Mathias Allemand is a co-author on the study and a professor at the University of Zurich. He talked to Inverse about how the app is designed to be used specifically by people who don't have a clinical personality disorder but who perhaps just want to improve themselves in some way.

What they're saying: “People have to want to change. Without a change goal, they will not work on themselves.” —Mathias Allemand, professor at the University of Zurich, to Inverse.

Could an app help bring about a whole new you?

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Gut check — 3 health effects influenced by the quality of your gut

You might be familiar with the term “microbiome.” If not, just know there's nothing “micro” about it. Well, actually there is: the trillions of organisms living in your digestive tract are very tiny. But what they can do to your body, well, that is a very major story. Research has linked a more diverse gut microbiome with outgoingness and a less diverse biome with anxiety.

Here's how your microbiome is changing your life all the time.

What they're saying: “Imbalanced gut microbiota or ‘dysbiosis’ weakens our immune defense thereby predisposing to more severe SARS-CoV2 infection and potentially contributing to ‘long COVID.’” —Siew C Ng, a researcher in the division of gastroenterology at the Chinese University of Hong Kong, discussing the microbiome with Inverse.

That's right, trillions of organisms

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Coming soon ...

If you're enjoying Inverse Daily, and we truly hope you are, you should check out our sibling newsletter, Musk Reads. Helmed by our innovation writer Mike Brown, the newsletter looks at how the industries Tesla, SpaceX, The Boring Company, and Neuralink are shaping and how the competition is reacting. Here's Mike describing what's coming up in the newsletter's paid version, Musk Reads+:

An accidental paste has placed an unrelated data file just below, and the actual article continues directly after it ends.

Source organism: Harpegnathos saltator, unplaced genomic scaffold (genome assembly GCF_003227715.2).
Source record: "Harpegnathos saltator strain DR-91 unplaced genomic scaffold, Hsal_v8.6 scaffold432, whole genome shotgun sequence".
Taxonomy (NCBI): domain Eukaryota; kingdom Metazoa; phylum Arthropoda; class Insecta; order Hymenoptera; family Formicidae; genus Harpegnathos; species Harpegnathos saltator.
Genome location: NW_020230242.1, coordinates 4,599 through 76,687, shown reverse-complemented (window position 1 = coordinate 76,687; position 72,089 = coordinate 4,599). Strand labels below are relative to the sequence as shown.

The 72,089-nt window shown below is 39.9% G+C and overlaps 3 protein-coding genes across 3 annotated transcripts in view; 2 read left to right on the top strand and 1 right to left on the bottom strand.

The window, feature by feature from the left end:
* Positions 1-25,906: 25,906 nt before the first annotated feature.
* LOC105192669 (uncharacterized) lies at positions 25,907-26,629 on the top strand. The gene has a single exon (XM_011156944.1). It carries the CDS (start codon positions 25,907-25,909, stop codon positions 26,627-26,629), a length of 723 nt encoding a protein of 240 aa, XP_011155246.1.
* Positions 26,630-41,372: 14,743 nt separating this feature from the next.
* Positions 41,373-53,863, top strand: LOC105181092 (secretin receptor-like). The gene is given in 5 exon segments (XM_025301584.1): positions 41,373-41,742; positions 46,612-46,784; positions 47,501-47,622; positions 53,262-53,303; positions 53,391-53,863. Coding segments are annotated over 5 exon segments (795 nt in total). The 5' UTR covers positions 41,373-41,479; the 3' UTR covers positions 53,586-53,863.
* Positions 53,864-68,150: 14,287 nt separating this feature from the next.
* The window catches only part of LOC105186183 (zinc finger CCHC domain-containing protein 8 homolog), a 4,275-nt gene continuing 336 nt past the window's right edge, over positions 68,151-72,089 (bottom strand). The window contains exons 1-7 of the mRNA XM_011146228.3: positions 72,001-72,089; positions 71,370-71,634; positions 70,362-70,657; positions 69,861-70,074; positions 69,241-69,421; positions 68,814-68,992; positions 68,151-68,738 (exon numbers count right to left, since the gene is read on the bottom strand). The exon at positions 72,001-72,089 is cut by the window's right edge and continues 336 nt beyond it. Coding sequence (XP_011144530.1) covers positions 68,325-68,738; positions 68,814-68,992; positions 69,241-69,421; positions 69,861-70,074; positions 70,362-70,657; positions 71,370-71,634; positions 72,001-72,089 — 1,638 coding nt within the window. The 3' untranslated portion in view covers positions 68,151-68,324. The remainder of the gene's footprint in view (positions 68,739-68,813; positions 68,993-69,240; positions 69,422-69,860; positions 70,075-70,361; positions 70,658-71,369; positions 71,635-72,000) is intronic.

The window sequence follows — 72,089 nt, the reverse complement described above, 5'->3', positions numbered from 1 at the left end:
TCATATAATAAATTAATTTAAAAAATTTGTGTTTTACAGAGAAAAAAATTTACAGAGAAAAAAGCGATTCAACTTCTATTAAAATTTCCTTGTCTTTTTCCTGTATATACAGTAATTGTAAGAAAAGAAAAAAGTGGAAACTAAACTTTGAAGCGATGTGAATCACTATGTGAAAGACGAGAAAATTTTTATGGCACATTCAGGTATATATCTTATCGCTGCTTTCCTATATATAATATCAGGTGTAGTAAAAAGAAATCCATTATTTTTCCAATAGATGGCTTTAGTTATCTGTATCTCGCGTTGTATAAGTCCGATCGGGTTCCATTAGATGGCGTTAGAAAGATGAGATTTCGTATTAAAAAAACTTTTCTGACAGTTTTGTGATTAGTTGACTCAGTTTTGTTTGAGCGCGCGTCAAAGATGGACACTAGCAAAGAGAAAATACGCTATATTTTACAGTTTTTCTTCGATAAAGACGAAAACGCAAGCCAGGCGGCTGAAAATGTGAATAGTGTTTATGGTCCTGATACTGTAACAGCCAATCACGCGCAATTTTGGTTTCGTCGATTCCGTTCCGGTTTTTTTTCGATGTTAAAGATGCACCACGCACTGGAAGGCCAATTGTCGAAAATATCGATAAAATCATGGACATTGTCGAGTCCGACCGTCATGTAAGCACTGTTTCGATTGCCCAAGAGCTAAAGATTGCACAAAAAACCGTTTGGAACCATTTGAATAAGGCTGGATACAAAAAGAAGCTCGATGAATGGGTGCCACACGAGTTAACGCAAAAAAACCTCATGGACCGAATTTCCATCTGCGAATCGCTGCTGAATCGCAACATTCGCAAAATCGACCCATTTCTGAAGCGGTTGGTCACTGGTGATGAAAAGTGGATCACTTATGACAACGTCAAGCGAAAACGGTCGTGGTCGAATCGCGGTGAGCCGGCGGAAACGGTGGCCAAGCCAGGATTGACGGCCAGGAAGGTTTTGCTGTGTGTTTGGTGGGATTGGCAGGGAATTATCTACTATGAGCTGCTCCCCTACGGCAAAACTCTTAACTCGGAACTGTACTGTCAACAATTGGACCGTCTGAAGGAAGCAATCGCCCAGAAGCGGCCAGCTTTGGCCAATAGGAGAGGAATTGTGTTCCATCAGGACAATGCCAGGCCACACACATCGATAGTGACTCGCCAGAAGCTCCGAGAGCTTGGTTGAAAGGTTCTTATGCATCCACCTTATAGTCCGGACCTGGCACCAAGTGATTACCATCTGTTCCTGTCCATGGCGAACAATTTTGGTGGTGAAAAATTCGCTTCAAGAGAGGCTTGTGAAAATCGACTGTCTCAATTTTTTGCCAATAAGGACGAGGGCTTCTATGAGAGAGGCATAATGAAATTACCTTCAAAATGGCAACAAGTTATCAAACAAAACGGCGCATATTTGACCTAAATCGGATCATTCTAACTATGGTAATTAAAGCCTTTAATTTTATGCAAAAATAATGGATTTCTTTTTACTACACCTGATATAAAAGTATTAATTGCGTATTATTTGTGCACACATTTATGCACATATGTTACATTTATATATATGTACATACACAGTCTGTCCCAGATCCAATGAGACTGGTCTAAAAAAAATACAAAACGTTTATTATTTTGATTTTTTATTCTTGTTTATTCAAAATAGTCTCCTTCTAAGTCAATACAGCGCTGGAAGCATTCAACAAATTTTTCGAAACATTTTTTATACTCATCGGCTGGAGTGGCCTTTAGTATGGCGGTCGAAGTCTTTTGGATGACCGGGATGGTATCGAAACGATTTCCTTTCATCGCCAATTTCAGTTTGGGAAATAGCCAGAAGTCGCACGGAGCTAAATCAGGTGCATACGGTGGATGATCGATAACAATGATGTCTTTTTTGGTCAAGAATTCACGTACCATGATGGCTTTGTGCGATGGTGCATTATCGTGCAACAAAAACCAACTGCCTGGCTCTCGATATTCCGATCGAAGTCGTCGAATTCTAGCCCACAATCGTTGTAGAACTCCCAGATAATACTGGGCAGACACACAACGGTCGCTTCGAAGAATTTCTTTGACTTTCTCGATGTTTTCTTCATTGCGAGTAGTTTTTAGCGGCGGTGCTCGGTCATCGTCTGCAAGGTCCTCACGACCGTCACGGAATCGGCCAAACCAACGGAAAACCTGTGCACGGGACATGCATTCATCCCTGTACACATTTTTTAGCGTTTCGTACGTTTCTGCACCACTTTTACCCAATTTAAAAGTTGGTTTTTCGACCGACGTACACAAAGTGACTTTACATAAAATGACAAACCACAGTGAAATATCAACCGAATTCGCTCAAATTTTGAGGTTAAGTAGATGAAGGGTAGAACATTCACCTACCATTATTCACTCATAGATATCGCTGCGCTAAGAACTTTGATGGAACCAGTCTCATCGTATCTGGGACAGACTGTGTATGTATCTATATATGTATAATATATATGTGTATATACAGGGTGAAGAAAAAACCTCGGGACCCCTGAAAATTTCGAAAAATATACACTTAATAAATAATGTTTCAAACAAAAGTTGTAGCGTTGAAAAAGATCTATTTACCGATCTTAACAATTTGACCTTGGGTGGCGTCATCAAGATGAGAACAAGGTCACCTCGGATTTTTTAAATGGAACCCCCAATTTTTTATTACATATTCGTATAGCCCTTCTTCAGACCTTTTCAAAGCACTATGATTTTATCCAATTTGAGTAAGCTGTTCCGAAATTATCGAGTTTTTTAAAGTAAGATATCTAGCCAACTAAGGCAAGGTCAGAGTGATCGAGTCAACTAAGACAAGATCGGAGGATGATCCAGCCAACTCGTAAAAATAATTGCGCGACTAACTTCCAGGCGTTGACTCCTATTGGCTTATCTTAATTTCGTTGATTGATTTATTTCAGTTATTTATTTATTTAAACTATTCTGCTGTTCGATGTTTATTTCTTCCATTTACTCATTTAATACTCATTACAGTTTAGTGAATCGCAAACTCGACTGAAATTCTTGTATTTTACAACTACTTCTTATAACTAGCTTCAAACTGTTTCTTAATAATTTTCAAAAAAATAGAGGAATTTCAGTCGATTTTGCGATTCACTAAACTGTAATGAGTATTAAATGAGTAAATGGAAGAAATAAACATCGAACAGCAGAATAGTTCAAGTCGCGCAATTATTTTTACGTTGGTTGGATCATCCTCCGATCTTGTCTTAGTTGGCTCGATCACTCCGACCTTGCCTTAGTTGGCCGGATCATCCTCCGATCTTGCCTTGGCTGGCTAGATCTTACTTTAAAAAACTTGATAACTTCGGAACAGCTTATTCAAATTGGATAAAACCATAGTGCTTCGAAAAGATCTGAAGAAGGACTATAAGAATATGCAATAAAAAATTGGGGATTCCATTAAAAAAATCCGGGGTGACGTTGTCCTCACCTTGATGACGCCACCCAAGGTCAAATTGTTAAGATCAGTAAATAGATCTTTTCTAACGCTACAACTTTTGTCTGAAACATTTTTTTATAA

“Axiom Space is planning to send its first crew to space as a natural precursor to building an entire space station. The firm made headlines last month when it announced the four private citizens that will travel to the International Space Station on a SpaceX Crew Dragon as part of the mission ‘AX-1.’ In an Inverse interview, Axiom Space’s director of in-space manufacturing and research, Christian Maender, explains how these missions lead to the space station, how the project could support all-new industries in space, and how it’s ultimately developing the pit stop before the highway to the Solar System.”

Achoo — Climate change really is making your allergies worse

It's been a hard winter all around, but spring is right around the corner. Warmer weather, the Sun staying out later — it would all be so nice if it wasn't for allergies. The coughing, the runny noses, the tears. Pretty much just the worst all around. Well, not quite the worst yet. Because it turns out climate change is making our allergies worse.

Studies have linked climate change to recent increases in seasonal allergies and asthma in adults and children. And new scientific research provides more concrete data to back up this climate change-driven allergy theory.

A study published Monday in the journal Proceedings of the National Academy of Sciences finds that climate change-induced temperature warming has lengthened the spring pollen season, exacerbating not only seasonal allergies but other related respiratory issues.

What they're saying: “Climate change isn't something far away and in the future. It's already here in every spring breath we take and increasing human misery.” —William Anderegg, assistant professor of biology at the University of Utah.

More pollen in your future

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And that's it for the Daily! If you're looking for more, make sure to check out our recommendations for five great movies and shows leaving Netflix by the end of the month.

Thank you for reading! Follow me on Twitter if you want, where I tweet too much.